* * *

Amateur Holography--Simple & Low Budget

A mirror of the same page posted in 1995 at the:
SOCIETY FOR AMATEUR SCIENTISTS
Web Site

Welcome to Amateur Holography

Acknowledgement:

The procedures described in the sections Setting up, and Exposure/Development are adaptations from methods taught by Dr.Mac Rugheimer of Montana State University to countless students, teachers, and amateur holographers in his "no prerequisites" holography class, his hologram exhibits, and numerous presentations to K-12 students and teachers. He is a pioneer of amateur holography.

Introduction:

This page will provide you with a clear idea of what holography is by showing you how it can done simply with a minimum of resources. If you are only interested in getting acquainted with holography, click WHAT IS HOLOGRAPHY in the menu below. Also, go to RELATED LINKS to visit some very interesting commercial holography sites. If you are interested in MAKING holograms, you will find here a very simple, inexpensive, and complete procedure for making very nice holograms. ENJOY the tour!

IMPORTANT UPDATES (After 2000):

1. Holographic films and plates available

Most of the presentation that follows was prepared when amateur holography was based almost exclusively on AGFA 8E75 film and plates. Since the fall of 1997, AGFA abandoned its holography product line. The holographic plate processing described below is based on my experience with AGFA material.

The Russian company Slavich has come up with AGFA equivalents, plates and film. Information on the complete Slavich line of materials can be found at the Slavich site or at the site of their main distributor Geola . Geola provides detailed information for processing Slavich recording materials. The Slavich plates can be developed using developers recommended by the manufacturer or the ones formerly used with AGFA 8E75 such as Integraf's JD-3. Slavich distributors in the United States incude:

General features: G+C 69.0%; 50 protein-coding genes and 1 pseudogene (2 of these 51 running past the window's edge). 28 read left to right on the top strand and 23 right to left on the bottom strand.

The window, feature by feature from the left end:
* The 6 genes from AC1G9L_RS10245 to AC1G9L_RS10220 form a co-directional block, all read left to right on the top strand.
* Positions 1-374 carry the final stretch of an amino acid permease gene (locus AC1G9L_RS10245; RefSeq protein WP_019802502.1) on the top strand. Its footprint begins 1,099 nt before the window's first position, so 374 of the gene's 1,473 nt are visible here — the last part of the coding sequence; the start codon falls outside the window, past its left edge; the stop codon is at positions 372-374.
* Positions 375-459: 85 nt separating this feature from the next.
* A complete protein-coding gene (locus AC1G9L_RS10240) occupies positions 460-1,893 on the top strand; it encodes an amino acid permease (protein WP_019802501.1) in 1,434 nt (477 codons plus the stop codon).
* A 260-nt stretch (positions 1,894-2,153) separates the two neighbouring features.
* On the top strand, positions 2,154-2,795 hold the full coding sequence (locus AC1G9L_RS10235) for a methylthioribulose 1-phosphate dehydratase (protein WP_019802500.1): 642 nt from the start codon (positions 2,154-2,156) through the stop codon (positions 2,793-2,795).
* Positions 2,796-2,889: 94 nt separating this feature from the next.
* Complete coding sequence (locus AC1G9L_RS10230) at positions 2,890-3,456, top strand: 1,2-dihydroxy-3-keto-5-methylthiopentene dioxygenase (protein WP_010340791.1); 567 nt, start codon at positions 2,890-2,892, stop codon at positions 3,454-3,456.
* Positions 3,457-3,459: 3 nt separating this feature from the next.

Integraf
Forth Dimension
Laser Reflections

2. Laser Pointer Holography

Another important recent development in amateur holography is the use of inexpensive laser diodes in the place of He-Ne gas lasers to make holograms. The links below deal with this important development:

Frank DeFreitas' Holoworld holography site

The Integraf Holography site Integraf Laser Pointer Holography Note--Integraf is an important source of film, plates, developing chemicals, and holography kits.

Frank DeFreitas, Alan Rhody, and Steve Michael's Shoebox Hoolography book ($16.95)

The original contents that follow, are still useful in understanding the basic procedures. Changing to a different type of film/plate, and from a gas laser to a diode laser involves minor adjustment in procedure.
(End of Updates)

Contents

  1. What is holography?
    A short but almost complete introduction to the field
  2. Things needed
    A list to help you plan your own holography lab
  3. Setting up
    A modest, small-scale set up that works. A good place to start.
  4. Exposure/Development
    The darkroom part of holography
  5. Sources of materials
    The key words for materials are: LOW BUDGET
  6. References
    A short reading list
  7. Related links????
    Questions and comments may be sent by clicking here.


    A. WHAT IS HOLOGRAPHY?

    Diagram 1
    1. What is a hologram?

      It is a light wave interference pattern recorded on photographic film (or other suitable surface) that can produce a 3-dimensional image when illuminated properly.

    2. How is a hologram made?

      A laser beam is split into two beams: {see diagram above}

      The reference beam is spread by a lens or curved mirror and aimed directly at the film plate

      The object beam is spread and aimed at the object. The object reflects some of the light on the holographic film-plate. The two beams interact forming an interference pattern on the film. This is the hologram. Laser light is needed because it is made of coherent waves (of same wavelength and phase). The principle of holography was discovered in Britain by Dennis Gabor in 1948. He was awarded the Nobel price for this discovery in the early 70's.